Those members who feel that the inconvenience and hassles of e-mail justify their decision to hold steadfast against the electronic future must understand that they will be missing an important link in the maintenance of adequate patient safety. Providing the AAOS with an e-mail address is vital to keeping informed on urgent issues that affect your practice and the health of your patients.
An excellent example is the recent Patient Safety Member Alert on prescription errors for oral morphine (Roxanol). Potential over-dosages may have been avoided by the timely dissemination of this information, but it was only received by the 60 percent of members who have an e-mail address listed with the Academy. Other drug issues such as the rash of counterfeit Epogen (Procrit) and product recalls such as the Sulzer acetabular shell several years ago could be widely and urgently communicated to practicing physicians via e-mail and prevent patient harm and potential litigation.
At the same time, measures must be taken to protect the safety and privacy of fellows’ e-mail addresses as well as avoid AAOS spam. Some suggestions for future action include the development of customized e-mail in-boxes so that members could specify which e-mail topics they would be willing to accept. This would ensure that all Academy communication would be of value and importance to each individual. Better identifying AAOS documents for ease of recognition would help to differentiate high priority notifications from other announcements. The development of an opt-out system would benefit members, preserve the effectiveness of electronic communication over time and prevent the bombardment of members by unnecessary and unwanted messages.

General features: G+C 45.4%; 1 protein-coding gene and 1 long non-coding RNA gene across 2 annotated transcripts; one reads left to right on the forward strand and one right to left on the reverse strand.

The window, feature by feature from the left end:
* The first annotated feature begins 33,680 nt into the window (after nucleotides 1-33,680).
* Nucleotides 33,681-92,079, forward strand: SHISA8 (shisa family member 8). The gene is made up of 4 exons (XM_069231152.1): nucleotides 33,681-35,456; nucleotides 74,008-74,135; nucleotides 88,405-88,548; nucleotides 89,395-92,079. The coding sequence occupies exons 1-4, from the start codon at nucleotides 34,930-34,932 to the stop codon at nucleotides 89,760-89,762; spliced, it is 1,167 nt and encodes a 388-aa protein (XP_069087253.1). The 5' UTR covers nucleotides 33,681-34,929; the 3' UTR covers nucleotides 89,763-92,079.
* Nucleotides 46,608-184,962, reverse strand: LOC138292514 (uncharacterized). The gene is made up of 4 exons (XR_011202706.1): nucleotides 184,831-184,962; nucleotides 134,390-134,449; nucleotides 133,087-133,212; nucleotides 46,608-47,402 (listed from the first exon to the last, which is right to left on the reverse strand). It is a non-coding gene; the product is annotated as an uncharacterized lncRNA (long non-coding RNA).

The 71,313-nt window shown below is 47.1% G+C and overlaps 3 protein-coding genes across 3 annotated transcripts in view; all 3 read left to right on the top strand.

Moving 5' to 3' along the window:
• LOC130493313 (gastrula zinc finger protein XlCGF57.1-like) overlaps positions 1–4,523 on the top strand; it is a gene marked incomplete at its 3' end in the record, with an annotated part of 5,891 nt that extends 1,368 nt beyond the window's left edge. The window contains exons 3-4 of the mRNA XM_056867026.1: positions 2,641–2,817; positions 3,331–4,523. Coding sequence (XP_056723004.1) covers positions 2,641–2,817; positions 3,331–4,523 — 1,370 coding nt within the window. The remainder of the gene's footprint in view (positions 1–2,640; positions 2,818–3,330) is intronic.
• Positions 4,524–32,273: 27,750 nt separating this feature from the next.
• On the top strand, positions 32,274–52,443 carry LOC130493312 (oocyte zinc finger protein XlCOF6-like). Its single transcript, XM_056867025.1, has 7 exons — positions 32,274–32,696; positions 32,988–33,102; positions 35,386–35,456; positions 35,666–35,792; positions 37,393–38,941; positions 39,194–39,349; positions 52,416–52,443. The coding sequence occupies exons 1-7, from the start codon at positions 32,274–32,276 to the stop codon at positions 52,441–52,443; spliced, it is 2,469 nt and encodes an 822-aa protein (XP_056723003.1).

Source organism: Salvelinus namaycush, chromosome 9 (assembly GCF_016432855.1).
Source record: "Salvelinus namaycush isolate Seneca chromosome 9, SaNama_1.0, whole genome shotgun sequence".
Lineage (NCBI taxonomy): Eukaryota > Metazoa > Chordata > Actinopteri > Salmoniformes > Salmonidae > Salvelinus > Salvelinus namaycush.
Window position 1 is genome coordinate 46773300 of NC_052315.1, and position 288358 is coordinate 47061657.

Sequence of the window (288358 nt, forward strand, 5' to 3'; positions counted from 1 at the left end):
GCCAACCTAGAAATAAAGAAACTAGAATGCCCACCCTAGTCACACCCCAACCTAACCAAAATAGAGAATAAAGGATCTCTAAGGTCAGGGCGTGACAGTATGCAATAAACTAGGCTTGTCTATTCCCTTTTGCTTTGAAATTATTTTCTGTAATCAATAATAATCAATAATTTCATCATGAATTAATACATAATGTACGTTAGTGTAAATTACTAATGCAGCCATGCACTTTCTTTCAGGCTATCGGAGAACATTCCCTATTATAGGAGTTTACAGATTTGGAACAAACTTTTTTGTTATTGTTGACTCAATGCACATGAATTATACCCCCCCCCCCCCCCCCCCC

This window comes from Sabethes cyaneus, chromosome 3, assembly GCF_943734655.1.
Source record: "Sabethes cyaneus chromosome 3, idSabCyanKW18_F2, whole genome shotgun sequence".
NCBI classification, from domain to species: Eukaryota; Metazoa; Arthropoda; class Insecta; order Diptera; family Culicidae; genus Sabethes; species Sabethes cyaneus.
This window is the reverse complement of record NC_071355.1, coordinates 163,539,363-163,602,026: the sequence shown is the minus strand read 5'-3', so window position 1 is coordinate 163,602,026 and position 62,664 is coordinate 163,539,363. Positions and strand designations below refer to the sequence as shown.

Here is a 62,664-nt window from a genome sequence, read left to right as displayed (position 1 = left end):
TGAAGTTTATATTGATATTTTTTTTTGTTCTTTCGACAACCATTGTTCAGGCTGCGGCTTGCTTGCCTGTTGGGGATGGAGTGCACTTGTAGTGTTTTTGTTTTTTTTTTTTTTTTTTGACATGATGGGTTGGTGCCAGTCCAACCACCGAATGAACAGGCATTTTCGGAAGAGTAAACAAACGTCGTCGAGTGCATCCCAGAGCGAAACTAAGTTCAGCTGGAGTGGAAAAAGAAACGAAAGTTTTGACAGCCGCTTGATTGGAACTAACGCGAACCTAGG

Overcoming members’ resistance to online activities also requires that such online experiences proceed smoothly and with relative ease. Online registration and Web site use must be routinely monitored, and continuous improvements in these areas will make their use a mainstay of the Academy.
What’s on your mind?
The goal of making electronic communication as popular and acceptable as hard-copy mailings can only be achieved through interaction. Instead of sending information in one direction, electronic media allows for ongoing interactive commentary and instruction, which greatly broaden the appeal and usefulness of this form of communications.
Our committee has proposed creating a discussion page that would be devoted to addressing the daily concerns and struggles of orthopaedic practice. As opposed to the current topic-related discussion pages that typically focus on questions regarding management of specific orthopaedic surgical problems, this page would emphasize the economic, medico-legal, emotional and psychological challenges of our specialty. We hope that it will serve as a conduit to the Academy leadership to help them understand the practical struggles of the physician “in the trenches” and identify problem trends early.
By linking the discussion page to other online resources, we hope that it can also assist in conflict resolution and information gathering. To facilitate discussions, we have also considered sending periodic topics of interest to the members that would solicit immediate feedback and hopefully prompt further dialogue.
Electronic communication holds tremendous promise for the future, but the key lies in careful planning and execution. Most important is your participation — send us your e-mail address! To ensure that the AAOS has your current e-mail address on file, contact Member Services at (847) 384-4258 or check the “My Profile” section of the AAOS Web site at www.aaos.org.
Andrew M. Wong, MD, is chair of the Board of Councilors Communications Committee and a member of the Bulletin Editorial Advisory Board.